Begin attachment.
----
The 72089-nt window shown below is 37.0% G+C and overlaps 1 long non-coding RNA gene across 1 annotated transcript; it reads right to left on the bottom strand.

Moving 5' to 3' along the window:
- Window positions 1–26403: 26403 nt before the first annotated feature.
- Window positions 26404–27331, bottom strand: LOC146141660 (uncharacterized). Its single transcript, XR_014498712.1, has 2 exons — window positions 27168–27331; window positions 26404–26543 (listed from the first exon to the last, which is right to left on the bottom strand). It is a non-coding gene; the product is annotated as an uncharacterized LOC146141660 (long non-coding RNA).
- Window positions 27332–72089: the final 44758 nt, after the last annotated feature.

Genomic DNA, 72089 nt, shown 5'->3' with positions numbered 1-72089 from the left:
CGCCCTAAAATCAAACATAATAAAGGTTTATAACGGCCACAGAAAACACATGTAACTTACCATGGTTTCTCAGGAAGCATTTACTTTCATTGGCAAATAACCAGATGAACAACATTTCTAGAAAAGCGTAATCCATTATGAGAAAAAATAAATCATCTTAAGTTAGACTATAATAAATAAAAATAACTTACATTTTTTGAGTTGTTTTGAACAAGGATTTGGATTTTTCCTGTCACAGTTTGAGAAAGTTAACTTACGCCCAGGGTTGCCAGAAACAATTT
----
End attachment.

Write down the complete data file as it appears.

The 72089-nt window shown below is 37.0% G+C and overlaps 1 long non-coding RNA gene across 1 annotated transcript; it reads right to left on the bottom strand.

Moving 5' to 3' along the window:
- Window positions 1–26403: 26403 nt before the first annotated feature.
- Window positions 26404–27331, bottom strand: LOC146141660 (uncharacterized). Its single transcript, XR_014498712.1, has 2 exons — window positions 27168–27331; window positions 26404–26543 (listed from the first exon to the last, which is right to left on the bottom strand). It is a non-coding gene; the product is annotated as an uncharacterized LOC146141660 (long non-coding RNA).
- Window positions 27332–72089: the final 44758 nt, after the last annotated feature.

Genomic DNA, 72089 nt, shown 5'->3' with positions numbered 1-72089 from the left:
CGCCCTAAAATCAAACATAATAAAGGTTTATAACGGCCACAGAAAACACATGTAACTTACCATGGTTTCTCAGGAAGCATTTACTTTCATTGGCAAATAACCAGATGAACAACATTTCTAGAAAAGCGTAATCCATTATGAGAAAAAATAAATCATCTTAAGTTAGACTATAATAAATAAAAATAACTTACATTTTTTGAGTTGTTTTGAACAAGGATTTGGATTTTTCCTGTCACAGTTTGAGAAAGTTAACTTACGCCCAGGGTTGCCAGAAACAATTT